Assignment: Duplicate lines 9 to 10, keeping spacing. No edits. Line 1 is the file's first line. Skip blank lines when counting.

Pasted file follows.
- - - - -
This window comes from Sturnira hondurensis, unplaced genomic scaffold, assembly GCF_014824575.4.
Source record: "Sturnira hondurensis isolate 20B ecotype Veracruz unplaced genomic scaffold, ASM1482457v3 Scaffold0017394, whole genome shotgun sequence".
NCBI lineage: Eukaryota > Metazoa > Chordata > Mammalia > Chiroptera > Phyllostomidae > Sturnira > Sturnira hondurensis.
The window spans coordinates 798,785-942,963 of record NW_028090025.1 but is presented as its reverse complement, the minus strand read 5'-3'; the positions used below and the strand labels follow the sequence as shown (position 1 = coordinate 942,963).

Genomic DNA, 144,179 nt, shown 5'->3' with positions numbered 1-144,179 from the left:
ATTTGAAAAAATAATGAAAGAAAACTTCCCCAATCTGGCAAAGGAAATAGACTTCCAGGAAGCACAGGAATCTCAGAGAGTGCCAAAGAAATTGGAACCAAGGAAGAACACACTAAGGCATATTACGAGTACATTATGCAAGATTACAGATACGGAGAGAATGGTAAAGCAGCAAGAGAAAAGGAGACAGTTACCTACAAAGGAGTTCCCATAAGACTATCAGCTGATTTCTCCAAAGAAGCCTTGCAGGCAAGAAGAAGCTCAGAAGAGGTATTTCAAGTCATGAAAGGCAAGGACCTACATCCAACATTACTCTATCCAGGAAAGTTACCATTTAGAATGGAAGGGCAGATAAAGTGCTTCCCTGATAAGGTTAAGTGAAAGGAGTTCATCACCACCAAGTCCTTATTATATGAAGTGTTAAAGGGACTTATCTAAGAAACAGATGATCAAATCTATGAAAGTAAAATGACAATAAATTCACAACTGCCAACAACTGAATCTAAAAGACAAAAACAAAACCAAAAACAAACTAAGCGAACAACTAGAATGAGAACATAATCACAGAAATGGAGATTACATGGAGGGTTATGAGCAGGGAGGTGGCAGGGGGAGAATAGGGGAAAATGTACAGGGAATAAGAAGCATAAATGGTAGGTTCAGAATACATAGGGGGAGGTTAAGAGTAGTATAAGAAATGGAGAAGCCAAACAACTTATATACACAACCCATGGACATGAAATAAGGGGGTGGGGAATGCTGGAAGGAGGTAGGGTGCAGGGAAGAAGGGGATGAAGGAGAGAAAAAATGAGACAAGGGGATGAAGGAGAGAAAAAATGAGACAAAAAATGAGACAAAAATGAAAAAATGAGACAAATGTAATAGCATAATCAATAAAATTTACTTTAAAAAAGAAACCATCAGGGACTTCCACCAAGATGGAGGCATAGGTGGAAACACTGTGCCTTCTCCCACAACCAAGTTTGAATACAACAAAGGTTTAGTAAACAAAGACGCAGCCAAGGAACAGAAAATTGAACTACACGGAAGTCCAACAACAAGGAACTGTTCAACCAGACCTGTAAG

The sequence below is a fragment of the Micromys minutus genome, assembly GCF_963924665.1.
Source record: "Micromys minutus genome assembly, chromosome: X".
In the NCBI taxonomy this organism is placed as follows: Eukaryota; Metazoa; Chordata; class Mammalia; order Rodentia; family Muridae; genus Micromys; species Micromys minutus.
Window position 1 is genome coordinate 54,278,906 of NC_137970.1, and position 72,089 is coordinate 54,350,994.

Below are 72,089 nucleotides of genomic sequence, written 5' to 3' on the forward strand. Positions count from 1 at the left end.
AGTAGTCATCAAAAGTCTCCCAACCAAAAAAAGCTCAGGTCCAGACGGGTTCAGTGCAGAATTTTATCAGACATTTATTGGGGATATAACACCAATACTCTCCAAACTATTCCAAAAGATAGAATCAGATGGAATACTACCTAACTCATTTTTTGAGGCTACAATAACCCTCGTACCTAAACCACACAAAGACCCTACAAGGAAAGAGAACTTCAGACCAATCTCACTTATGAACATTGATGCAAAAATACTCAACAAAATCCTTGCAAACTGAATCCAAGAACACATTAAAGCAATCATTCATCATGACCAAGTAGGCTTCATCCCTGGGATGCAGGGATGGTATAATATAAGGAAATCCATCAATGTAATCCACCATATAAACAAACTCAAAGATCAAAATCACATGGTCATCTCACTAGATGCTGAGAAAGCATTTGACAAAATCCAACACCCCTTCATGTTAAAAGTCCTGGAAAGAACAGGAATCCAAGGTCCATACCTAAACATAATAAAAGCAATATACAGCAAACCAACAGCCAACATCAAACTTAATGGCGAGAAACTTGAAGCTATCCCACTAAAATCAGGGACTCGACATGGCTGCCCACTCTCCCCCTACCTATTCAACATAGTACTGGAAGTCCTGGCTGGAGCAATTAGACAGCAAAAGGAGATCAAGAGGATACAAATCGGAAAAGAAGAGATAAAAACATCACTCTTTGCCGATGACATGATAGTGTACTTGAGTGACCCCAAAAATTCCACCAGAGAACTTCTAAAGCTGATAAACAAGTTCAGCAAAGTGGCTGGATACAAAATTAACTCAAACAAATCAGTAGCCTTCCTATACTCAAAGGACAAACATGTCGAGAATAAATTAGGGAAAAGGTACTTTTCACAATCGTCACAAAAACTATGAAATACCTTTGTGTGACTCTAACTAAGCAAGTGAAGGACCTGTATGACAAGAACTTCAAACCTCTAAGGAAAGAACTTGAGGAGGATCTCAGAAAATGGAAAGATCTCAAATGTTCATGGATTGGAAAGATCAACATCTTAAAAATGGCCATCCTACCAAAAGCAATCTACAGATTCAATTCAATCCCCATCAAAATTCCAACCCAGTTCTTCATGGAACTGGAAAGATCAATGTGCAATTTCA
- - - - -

In the NCBI taxonomy this organism is placed as follows: Eukaryota; Metazoa; Chordata; class Mammalia; order Rodentia; family Muridae; genus Micromys; species Micromys minutus.
Window position 1 is genome coordinate 54,278,906 of NC_137970.1, and position 72,089 is coordinate 54,350,994.